Letter: Problems of Socialist Administration
When you have convinced the working class of the futility, as far as they are concerned, of the present system and have also got them to accept the principles of Socialism, you will be in a position to get power. Having got power you will convert the means of production and distribution into the common property of society, and they will be placed under the democratic control of the whole people. My question is this: what form of organisation will you set up to run this country. Will it be based on a Central Government, or on local government, or on a sectional basis? Your speakers, when questioned on this matter, stated that nobody could say what the organisation would be. In regard to details, I agree with this, but surely your party must have some conception of the bare outlines of the form society will take. It is ridiculous to put forward a plan to overthrow the capitalist system and then say to the workers that you’ve got no idea of what you’re going to do after that, but that it will all come out all right in the crash.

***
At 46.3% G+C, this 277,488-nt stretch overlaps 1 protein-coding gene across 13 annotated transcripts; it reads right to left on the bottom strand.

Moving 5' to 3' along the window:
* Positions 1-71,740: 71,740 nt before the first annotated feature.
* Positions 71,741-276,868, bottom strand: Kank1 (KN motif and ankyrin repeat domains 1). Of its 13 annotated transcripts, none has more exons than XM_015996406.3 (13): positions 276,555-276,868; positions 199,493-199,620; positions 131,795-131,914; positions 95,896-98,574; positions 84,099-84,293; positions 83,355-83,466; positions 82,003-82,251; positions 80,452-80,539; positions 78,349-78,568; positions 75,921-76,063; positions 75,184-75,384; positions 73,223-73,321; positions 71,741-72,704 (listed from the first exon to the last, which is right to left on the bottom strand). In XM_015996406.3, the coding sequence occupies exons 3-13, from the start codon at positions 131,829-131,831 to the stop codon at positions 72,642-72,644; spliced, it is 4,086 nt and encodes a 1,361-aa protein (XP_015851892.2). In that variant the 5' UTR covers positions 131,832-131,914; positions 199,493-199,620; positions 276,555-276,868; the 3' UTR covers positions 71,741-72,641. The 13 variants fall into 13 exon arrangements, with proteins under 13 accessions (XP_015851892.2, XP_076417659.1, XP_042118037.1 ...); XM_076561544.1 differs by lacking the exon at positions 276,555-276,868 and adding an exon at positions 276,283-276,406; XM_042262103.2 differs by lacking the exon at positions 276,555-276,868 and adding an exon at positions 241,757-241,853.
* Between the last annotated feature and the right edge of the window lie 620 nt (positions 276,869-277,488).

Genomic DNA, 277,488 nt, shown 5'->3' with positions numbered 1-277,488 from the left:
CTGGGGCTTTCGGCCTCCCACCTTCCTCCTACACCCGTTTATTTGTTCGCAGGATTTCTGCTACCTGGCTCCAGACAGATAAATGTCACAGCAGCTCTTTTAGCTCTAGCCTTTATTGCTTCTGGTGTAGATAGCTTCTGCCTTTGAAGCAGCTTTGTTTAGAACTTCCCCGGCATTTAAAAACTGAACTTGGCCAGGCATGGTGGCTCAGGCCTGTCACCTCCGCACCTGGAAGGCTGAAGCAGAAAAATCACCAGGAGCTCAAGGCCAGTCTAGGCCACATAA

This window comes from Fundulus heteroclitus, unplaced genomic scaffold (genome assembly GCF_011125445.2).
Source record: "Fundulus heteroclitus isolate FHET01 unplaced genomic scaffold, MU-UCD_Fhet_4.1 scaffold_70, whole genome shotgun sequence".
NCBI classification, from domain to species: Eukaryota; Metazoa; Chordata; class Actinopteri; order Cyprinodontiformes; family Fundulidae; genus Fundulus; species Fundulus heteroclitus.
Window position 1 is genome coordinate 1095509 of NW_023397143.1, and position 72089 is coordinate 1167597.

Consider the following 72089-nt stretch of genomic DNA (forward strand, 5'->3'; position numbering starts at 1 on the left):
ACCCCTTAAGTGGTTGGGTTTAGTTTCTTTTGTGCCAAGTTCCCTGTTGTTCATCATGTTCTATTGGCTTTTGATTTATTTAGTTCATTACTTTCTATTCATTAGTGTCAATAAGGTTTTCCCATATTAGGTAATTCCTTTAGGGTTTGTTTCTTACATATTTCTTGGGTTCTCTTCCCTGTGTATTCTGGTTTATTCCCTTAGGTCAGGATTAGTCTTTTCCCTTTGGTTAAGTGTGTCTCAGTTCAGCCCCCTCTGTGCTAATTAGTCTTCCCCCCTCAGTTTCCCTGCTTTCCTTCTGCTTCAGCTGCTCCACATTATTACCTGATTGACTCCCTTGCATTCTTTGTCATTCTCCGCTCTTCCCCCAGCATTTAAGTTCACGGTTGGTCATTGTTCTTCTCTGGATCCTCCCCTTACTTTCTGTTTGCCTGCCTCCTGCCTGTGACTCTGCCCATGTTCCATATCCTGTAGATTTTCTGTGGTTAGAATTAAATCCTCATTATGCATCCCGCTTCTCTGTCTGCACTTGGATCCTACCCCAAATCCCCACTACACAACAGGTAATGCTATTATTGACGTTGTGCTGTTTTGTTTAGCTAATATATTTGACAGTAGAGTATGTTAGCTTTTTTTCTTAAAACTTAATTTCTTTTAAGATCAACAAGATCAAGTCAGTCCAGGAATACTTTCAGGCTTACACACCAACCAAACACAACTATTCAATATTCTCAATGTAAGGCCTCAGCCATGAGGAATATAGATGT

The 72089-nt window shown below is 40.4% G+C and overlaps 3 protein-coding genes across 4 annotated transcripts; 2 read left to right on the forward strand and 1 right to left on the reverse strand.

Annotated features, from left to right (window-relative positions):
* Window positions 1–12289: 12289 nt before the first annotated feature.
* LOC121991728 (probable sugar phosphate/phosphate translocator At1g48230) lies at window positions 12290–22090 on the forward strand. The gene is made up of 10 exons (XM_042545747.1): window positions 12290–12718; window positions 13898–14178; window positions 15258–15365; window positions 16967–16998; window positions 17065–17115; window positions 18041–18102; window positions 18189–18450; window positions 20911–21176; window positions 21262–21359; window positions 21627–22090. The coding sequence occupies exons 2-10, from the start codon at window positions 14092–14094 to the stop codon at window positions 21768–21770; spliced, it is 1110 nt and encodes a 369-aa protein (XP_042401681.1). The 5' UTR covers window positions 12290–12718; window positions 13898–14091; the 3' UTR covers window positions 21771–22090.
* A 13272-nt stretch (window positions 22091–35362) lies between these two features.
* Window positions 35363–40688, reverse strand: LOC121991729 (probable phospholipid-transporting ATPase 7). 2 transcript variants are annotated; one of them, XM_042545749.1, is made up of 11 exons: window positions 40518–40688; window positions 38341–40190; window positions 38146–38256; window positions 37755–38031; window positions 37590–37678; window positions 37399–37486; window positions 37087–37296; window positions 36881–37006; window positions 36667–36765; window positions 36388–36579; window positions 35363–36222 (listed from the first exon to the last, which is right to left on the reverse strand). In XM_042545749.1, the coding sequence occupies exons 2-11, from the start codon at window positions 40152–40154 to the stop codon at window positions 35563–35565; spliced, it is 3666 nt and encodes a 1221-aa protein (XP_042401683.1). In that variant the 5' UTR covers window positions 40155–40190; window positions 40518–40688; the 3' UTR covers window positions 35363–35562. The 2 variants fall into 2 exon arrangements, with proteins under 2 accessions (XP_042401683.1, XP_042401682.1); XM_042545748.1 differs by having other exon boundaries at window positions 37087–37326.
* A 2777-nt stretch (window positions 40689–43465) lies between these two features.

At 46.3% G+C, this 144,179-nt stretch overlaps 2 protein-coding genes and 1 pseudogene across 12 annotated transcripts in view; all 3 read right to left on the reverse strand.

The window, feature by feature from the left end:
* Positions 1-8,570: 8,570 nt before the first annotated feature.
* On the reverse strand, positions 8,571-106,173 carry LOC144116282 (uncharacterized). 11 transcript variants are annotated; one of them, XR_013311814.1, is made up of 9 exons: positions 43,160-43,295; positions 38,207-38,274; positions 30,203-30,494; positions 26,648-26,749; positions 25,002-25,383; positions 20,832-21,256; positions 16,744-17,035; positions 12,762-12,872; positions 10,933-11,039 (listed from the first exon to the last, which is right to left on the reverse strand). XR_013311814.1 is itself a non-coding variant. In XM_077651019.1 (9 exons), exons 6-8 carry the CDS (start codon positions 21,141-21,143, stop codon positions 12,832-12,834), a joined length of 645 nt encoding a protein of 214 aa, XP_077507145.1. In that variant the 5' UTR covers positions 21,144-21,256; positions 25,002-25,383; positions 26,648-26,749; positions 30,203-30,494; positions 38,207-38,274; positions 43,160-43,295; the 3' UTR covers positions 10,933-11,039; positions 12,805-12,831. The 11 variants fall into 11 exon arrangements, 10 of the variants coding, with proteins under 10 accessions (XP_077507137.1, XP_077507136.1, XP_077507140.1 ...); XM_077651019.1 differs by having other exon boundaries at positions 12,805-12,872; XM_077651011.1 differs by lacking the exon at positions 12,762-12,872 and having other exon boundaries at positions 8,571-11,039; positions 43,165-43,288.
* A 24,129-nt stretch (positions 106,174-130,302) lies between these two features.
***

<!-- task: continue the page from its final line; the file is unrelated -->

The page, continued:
There can then be no “crash.” The workers will simply carry on with the operation of industry, transport, administration with the elimination of its capitalist features. Changes will be introduced in orderly fashion, as agreed by the workers themselves in co-operation with their fellows in other lands. The basis of industrial organisation and administration will start from the arrangements existing under capitalism at the time of the transformation, and this will present no difficulties because the Socialist movement will already be thoroughly international both in outlook and in practical organisation. As far as the machinery of organisation and administration is concerned, it will be local, regional, national and international, evolving out of existing forms. Railway organisation, for example, would naturally follow the land areas served by the railway systems, but would need to be co-ordinated with local road services, international air services and steamship routes. Postal services would (as now) require both local, national and international organisation. Administration would follow similar forms, doubtless with the utmost variety of modifications to meet local needs in the different continents.